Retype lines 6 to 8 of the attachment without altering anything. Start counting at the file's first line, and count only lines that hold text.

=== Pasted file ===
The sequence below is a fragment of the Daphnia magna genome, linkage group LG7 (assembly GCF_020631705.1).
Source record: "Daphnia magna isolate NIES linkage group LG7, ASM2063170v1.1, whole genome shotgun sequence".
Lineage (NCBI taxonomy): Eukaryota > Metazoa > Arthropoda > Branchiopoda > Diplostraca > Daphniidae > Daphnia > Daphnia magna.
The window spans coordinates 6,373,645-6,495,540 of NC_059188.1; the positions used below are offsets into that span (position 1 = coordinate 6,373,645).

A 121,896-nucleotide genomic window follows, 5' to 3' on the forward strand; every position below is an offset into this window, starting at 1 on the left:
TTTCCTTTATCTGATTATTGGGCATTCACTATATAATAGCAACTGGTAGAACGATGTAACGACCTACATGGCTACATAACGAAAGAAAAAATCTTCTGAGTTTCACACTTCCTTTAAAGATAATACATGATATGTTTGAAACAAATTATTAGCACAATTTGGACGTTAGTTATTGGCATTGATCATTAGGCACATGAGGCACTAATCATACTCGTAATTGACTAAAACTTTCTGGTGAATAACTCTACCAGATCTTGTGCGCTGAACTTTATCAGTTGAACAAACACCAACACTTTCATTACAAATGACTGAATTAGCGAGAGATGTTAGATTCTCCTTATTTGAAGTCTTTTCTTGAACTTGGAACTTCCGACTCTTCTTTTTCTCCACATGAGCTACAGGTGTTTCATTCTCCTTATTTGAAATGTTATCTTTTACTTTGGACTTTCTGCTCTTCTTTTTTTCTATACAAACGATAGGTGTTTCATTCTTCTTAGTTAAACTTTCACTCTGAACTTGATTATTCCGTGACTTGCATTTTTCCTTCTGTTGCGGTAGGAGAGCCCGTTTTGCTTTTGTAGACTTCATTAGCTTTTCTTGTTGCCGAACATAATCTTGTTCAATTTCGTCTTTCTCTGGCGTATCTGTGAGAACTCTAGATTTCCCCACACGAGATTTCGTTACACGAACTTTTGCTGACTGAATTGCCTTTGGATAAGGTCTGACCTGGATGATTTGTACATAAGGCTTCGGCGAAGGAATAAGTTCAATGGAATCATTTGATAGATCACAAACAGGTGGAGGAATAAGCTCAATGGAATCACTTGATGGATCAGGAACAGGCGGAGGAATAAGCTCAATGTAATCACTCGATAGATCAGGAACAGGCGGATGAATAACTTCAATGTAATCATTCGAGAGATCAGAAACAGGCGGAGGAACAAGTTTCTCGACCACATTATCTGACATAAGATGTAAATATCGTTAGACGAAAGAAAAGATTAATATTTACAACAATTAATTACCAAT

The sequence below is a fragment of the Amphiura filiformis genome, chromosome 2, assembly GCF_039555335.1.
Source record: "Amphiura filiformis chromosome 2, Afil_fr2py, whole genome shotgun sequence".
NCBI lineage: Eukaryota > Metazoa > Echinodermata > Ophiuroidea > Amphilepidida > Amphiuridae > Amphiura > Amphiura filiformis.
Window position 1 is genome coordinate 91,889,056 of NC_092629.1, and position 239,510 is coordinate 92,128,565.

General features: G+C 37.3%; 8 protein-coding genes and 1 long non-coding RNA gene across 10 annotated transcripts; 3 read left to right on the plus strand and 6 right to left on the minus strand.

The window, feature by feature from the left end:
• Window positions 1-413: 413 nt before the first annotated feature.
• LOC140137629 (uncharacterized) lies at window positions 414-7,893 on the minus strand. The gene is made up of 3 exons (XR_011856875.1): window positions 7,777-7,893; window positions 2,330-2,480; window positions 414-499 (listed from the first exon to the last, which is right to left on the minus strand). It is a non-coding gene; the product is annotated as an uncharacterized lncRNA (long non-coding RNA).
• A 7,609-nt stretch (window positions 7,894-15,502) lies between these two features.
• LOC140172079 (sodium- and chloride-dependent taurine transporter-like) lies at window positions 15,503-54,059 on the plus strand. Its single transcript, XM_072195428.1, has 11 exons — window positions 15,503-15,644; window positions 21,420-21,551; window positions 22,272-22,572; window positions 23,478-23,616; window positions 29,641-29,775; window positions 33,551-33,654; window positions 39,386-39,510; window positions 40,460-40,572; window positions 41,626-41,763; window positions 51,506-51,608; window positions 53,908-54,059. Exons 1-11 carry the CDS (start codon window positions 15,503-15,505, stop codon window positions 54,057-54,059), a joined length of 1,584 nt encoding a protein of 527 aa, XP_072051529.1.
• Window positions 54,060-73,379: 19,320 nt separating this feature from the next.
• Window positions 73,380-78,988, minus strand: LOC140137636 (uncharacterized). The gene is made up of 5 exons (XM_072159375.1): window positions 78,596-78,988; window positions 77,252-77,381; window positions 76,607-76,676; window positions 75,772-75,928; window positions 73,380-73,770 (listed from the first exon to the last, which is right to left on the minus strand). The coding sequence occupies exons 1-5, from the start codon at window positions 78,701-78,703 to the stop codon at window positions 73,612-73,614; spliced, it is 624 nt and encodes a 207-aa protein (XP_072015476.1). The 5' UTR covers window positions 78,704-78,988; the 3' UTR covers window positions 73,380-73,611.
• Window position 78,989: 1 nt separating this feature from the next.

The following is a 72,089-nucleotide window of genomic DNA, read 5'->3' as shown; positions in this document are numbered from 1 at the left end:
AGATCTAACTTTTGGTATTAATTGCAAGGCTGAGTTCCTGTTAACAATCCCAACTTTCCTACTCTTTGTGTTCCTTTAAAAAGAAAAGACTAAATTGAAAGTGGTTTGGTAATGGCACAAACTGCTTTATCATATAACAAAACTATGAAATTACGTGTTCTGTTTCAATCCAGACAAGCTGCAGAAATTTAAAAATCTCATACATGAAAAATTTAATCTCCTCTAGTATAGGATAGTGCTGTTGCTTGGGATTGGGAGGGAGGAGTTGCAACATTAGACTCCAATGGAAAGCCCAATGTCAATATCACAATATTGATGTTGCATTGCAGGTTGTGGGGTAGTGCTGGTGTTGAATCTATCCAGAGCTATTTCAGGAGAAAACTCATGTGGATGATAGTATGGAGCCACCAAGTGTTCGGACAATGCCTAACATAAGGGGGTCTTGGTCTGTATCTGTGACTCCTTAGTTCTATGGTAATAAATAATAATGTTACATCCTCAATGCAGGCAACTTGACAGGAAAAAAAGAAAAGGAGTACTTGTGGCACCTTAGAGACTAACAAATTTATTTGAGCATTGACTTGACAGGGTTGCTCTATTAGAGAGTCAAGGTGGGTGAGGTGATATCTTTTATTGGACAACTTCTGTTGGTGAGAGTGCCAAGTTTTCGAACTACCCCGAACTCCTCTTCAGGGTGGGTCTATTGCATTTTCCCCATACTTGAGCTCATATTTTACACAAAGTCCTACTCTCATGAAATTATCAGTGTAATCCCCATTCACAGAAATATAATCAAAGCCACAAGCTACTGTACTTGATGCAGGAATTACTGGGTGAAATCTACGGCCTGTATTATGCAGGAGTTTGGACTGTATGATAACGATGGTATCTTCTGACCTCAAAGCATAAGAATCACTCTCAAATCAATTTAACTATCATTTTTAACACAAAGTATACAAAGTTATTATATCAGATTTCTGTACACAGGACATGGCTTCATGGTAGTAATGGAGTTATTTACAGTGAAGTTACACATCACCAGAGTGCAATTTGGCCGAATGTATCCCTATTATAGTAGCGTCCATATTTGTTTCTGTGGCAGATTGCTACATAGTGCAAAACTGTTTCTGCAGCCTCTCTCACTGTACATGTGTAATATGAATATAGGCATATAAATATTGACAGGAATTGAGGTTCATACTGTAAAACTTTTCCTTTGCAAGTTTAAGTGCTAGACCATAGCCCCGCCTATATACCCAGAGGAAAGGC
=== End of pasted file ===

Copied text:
TTTCCTTTATCTGATTATTGGGCATTCACTATATAATAGCAACTGGTAGAACGATGTAACGACCTACATGGCTACATAACGAAAGAAAAAATCTTCTGAGTTTCACACTTCCTTTAAAGATAATACATGATATGTTTGAAACAAATTATTAGCACAATTTGGACGTTAGTTATTGGCATTGATCATTAGGCACATGAGGCACTAATCATACTCGTAATTGACTAAAACTTTCTGGTGAATAACTCTACCAGATCTTGTGCGCTGAACTTTATCAGTTGAACAAACACCAACACTTTCATTACAAATGACTGAATTAGCGAGAGATGTTAGATTCTCCTTATTTGAAGTCTTTTCTTGAACTTGGAACTTCCGACTCTTCTTTTTCTCCACATGAGCTACAGGTGTTTCATTCTCCTTATTTGAAATGTTATCTTTTACTTTGGACTTTCTGCTCTTCTTTTTTTCTATACAAACGATAGGTGTTTCATTCTTCTTAGTTAAACTTTCACTCTGAACTTGATTATTCCGTGACTTGCATTTTTCCTTCTGTTGCGGTAGGAGAGCCCGTTTTGCTTTTGTAGACTTCATTAGCTTTTCTTGTTGCCGAACATAATCTTGTTCAATTTCGTCTTTCTCTGGCGTATCTGTGAGAACTCTAGATTTCCCCACACGAGATTTCGTTACACGAACTTTTGCTGACTGAATTGCCTTTGGATAAGGTCTGACCTGGATGATTTGTACATAAGGCTTCGGCGAAGGAATAAGTTCAATGGAATCATTTGATAGATCACAAACAGGTGGAGGAATAAGCTCAATGGAATCACTTGATGGATCAGGAACAGGCGGAGGAATAAGCTCAATGTAATCACTCGATAGATCAGGAACAGGCGGATGAATAACTTCAATGTAATCATTCGAGAGATCAGAAACAGGCGGAGGAACAAGTTTCTCGACCACATTATCTGACATAAGATGTAAATATCGTTAGACGAAAGAAAAGATTAATATTTACAACAATTAATTACCAAT

The sequence below is a fragment of the Amphiura filiformis genome, chromosome 2, assembly GCF_039555335.1.
Source record: "Amphiura filiformis chromosome 2, Afil_fr2py, whole genome shotgun sequence".